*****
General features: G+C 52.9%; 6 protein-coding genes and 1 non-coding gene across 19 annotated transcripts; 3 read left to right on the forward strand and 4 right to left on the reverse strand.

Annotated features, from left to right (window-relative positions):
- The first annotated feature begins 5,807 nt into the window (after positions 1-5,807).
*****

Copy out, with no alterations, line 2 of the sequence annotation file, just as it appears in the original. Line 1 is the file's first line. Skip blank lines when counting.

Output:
Annotated features, from left to right (window-relative positions):